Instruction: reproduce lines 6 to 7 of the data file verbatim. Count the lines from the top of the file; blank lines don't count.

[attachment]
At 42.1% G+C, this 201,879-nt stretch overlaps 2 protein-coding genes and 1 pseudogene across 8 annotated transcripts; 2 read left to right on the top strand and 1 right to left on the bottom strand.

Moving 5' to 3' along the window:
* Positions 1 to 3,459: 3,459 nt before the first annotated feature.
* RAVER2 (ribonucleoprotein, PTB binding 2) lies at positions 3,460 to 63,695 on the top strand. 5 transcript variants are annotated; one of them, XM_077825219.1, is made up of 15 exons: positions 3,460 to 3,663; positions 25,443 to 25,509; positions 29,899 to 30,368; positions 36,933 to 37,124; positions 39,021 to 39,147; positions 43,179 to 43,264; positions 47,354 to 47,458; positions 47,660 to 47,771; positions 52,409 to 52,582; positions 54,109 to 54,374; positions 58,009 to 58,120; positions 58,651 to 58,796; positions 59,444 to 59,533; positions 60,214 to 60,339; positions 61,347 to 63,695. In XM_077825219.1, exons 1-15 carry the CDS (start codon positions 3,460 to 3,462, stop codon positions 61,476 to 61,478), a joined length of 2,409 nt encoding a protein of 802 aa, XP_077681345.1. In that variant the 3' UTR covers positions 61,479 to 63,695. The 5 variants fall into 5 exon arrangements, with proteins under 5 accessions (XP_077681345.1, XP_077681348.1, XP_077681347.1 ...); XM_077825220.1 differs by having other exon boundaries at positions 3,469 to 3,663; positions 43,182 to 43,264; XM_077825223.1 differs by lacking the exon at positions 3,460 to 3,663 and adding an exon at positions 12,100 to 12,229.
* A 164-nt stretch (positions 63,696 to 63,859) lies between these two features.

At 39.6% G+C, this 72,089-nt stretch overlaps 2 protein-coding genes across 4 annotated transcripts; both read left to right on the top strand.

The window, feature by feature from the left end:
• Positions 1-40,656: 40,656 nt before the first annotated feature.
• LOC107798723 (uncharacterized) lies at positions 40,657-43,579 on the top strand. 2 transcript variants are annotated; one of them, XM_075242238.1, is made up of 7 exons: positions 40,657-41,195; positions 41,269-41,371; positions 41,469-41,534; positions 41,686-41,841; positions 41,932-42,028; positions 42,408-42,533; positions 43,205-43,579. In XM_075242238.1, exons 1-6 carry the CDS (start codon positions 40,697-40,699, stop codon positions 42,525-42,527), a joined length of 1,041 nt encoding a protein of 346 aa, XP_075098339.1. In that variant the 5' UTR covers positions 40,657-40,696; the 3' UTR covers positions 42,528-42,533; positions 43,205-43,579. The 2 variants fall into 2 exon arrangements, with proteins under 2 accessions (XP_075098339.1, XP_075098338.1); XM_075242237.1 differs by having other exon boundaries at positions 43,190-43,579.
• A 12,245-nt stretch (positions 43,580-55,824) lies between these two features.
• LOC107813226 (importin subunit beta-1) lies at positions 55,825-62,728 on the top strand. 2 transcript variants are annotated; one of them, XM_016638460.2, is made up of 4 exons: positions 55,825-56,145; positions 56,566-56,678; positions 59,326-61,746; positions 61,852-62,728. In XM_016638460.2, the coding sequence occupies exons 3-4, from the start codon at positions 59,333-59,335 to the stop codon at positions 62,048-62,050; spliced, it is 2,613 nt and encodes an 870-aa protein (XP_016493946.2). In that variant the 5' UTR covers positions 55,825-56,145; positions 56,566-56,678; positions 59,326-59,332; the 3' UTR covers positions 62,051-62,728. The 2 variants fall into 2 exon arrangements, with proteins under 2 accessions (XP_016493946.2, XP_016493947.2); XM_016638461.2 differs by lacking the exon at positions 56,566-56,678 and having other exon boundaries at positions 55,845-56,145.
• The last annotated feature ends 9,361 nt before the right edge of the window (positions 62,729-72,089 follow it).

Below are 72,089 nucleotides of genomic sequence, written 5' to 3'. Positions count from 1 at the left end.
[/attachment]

At 39.6% G+C, this 72,089-nt stretch overlaps 2 protein-coding genes across 4 annotated transcripts; both read left to right on the top strand.

The window, feature by feature from the left end: